The Prince

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The Prince

The Prince by Niccolo Machiavelli provides an analysis on how to govern and maintain power in a principality. In the first five chapters, he defines the three ways a monarch can acquire his dominion: either he inherits it, whether he creates a new one, or annexes territories, and further discusses how to govern them. Machiavelli states that hereditary principalities are less problematic than the mixed ones since newly acquired dominion tend to be more rebellious. The ruler must therefore colonize them and allow citizen to keep their laws or annihilate the governmental structure. In order to illustrate his point, he analyses the success of Alexander the Great conquest in Iran.

He then considers five possible ways to acquire power and become a prince (Ch. VI-XI). First, a private citizen can become a ruler due to his own qualities or virtues, like Cyrus or Romulus. A second way to become a ruler is through other’s power or favor. Hence a man like Cesare Borgia gained power due to his father support, but lost it when the latter died. For Machiavelli, getting power so quickly can be dangerous since the new monarch might lack knowledge on how to govern. In the third case, he uses the example of Agathocles of Sicily to illustrate power gained through murders. In his opinion, the conqueror must decide if his crimes will help him establish power and then commit them all at once so that he can later reestablish the confidence of his subjects. The fourth method is called civil principality, people basically choose the ruler, and this enables him to maintain power. The last possibility is to be elected pope and Machiavelli provides a brief overview of the religious order.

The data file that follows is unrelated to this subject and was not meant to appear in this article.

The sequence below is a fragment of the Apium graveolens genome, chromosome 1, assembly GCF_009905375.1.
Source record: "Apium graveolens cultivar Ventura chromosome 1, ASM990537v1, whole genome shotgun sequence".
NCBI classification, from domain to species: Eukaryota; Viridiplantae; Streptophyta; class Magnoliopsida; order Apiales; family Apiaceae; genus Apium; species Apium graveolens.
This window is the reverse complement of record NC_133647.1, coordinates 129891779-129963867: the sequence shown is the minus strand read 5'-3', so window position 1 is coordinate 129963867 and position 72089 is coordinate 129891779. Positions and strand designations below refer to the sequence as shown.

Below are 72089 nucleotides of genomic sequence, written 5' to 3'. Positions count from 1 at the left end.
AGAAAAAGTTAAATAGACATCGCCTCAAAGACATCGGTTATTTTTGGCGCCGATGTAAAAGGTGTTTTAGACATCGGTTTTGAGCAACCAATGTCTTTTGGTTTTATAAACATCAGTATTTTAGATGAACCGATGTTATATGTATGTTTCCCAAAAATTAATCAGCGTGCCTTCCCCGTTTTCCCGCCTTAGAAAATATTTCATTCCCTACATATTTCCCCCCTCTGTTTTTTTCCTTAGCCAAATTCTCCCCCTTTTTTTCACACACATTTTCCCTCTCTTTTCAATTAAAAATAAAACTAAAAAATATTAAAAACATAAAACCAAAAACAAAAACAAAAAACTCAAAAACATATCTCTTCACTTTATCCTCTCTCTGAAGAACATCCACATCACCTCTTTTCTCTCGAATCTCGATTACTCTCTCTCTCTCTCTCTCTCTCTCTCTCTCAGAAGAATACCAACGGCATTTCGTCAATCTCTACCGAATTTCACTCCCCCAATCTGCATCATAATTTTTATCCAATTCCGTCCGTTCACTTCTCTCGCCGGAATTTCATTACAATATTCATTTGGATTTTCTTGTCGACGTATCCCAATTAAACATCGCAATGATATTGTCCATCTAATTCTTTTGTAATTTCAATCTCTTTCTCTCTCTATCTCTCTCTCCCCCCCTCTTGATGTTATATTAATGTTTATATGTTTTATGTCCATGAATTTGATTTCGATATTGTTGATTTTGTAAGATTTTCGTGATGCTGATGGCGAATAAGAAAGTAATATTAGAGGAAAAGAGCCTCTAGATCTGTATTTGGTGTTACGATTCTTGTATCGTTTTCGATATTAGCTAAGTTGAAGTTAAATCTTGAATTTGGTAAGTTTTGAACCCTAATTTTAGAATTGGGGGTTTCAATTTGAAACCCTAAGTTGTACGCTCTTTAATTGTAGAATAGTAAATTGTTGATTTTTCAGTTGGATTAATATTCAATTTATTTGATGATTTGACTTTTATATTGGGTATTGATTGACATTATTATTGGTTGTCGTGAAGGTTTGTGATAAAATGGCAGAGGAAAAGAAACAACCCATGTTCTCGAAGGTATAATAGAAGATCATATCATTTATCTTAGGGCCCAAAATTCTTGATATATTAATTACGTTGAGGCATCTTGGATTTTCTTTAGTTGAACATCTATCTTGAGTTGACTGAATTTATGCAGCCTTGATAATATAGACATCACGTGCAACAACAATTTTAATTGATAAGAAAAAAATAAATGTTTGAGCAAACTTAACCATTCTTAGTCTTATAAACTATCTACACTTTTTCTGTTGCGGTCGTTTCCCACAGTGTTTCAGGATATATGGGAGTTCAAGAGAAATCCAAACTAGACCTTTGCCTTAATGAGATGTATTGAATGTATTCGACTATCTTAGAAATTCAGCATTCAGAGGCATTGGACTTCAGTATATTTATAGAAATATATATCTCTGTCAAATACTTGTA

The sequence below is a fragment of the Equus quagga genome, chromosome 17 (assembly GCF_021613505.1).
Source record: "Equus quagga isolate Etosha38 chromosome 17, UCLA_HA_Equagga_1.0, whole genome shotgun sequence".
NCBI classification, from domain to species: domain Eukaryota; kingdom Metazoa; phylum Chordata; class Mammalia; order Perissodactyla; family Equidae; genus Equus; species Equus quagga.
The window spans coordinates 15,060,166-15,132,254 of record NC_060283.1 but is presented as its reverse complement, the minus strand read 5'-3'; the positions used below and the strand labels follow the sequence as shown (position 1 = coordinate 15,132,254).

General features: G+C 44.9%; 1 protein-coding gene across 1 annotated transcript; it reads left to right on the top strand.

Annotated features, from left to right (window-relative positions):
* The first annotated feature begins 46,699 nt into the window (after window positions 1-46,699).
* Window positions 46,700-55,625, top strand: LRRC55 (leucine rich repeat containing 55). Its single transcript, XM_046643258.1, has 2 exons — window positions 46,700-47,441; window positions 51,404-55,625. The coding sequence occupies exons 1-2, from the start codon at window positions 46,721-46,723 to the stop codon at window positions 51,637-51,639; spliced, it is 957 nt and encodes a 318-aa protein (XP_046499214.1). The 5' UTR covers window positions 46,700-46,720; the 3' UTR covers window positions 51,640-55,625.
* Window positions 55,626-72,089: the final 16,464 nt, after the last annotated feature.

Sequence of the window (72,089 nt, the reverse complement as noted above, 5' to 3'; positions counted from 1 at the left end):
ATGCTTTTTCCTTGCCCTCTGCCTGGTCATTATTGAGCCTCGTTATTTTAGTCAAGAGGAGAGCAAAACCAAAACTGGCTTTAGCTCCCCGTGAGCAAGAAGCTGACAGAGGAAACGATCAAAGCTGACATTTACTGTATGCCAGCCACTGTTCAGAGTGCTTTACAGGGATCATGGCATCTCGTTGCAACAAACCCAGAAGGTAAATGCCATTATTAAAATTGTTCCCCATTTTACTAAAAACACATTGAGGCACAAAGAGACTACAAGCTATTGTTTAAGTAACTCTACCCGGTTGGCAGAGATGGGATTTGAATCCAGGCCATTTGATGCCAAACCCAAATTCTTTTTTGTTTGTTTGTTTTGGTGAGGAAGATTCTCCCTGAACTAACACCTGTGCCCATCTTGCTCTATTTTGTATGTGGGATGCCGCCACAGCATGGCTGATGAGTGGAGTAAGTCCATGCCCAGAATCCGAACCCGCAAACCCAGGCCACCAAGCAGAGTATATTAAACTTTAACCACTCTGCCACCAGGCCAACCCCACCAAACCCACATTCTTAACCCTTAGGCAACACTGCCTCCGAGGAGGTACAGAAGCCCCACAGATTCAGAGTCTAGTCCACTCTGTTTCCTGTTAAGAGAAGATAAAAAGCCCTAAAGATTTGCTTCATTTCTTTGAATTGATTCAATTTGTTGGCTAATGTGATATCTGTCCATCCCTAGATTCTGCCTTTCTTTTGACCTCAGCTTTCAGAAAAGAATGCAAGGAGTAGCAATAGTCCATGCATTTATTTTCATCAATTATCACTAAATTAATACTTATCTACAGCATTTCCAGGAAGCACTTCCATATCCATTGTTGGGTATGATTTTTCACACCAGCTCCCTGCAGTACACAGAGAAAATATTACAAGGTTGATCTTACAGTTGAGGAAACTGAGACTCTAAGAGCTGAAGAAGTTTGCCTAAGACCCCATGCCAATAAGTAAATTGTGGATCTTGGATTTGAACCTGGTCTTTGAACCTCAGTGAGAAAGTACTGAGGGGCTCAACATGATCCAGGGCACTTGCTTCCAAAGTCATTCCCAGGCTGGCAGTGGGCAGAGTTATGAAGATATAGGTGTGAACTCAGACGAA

Next, he explores (Ch. XII- XIV) which arms are best to defend a principality and states that a ruler can chose to use “his own, or mercenaries, or auxiliaries or a mixture of all three.”

From Chapter XV throughout Chapter XIX, Machiavelli proposes to describe how a prince should behave and tells the truth about surviving as a monarch, rather than recommending moral ideals. He describes the virtues commonly assimilated with a prince and concludes that some "virtues" will lead to a prince's destruction, whereas some "vices" will enable him to survive. He describes the advantages of being generous or greedy, merciful or severe, deceitful or honest. Machiavelli...

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...d not suffer from bad consequences on the long run. On the other hand, the Exxon-Valdez oil-spill case is an example of deceptive PR. Indeed, not much was done for the Alaskan community and the corporation ended up being perceived in a very negative way by the general public. These two crisis communication cases show that people and mechanisms of power have things in common with Machiavelli’s times, but society has become less tolerant of evil strategies. Rulers or corporations still have the means to deceive, but people are no longer subject to an authority considered divine. Therefore, the ones who govern are exposed to feedback and can hardly avoid the consequences of their acts.

A counter example, of course, would be the one of President Clinton as he voluntarily lied in court about his relation with Monica Lewinsky. He put on the face of virtue to deceive his citizens and in so doing manipulated the perception they had of him. In fact, Clinton’s communication specialists probably advised him to use this strategy, which follow the Machiavellian precepts. Although power might not exactly be the same anymore, principles on human natures are constant throughout time.

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